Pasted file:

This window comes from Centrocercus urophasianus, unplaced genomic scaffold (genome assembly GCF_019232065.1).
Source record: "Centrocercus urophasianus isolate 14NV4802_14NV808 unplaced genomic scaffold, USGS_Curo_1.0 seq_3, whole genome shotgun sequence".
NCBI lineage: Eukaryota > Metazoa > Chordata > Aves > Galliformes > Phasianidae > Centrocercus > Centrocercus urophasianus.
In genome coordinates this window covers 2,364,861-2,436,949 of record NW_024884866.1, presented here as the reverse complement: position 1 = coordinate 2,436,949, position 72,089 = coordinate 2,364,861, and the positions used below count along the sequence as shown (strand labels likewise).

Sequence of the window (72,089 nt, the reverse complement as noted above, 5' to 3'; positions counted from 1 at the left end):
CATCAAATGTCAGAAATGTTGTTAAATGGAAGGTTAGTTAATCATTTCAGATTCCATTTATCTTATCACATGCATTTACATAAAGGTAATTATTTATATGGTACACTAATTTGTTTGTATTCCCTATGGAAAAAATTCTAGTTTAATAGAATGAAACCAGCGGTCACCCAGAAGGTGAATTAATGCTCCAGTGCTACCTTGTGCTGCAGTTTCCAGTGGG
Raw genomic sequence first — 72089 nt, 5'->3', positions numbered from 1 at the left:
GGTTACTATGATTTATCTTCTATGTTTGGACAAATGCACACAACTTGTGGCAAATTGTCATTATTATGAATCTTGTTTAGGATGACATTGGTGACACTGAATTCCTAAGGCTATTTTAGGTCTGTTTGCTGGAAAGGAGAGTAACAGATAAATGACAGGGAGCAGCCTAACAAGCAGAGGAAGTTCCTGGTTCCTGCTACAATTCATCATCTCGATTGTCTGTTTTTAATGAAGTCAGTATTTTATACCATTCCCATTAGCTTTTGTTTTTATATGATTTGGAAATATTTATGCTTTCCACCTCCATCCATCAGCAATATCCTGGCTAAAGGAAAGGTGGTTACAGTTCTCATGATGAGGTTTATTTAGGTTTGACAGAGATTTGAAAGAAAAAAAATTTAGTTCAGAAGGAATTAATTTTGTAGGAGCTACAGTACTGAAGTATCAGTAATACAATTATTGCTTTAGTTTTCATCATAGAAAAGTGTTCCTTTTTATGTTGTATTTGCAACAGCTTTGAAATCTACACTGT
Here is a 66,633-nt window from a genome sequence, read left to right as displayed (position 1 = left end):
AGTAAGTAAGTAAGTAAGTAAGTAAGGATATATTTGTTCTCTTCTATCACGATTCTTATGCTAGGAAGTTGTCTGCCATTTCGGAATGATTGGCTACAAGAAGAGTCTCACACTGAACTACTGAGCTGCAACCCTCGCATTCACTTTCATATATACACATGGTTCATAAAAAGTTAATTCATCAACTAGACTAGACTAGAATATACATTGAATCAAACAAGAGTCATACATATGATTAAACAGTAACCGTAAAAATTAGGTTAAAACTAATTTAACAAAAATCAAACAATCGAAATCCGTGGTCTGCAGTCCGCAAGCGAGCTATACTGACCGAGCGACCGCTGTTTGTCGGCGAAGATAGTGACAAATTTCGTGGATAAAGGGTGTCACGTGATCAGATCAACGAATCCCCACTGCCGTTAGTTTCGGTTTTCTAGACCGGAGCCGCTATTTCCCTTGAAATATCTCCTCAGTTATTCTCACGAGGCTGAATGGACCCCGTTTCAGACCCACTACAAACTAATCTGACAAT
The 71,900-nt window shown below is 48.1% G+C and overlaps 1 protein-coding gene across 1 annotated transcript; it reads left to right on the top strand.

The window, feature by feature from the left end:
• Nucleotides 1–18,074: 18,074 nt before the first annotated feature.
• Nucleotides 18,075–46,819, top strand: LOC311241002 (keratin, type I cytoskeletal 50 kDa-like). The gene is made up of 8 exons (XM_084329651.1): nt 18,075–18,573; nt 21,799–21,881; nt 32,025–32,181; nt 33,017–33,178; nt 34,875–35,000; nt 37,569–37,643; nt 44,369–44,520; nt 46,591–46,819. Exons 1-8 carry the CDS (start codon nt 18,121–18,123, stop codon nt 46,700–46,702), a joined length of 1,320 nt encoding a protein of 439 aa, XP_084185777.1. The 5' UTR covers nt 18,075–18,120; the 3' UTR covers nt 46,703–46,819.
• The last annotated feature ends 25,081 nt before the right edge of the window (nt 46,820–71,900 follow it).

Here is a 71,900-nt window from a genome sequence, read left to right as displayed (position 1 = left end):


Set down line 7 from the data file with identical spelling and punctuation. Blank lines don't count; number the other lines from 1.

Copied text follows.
Raw genomic sequence first — 72089 nt, 5'->3', positions numbered from 1 at the left: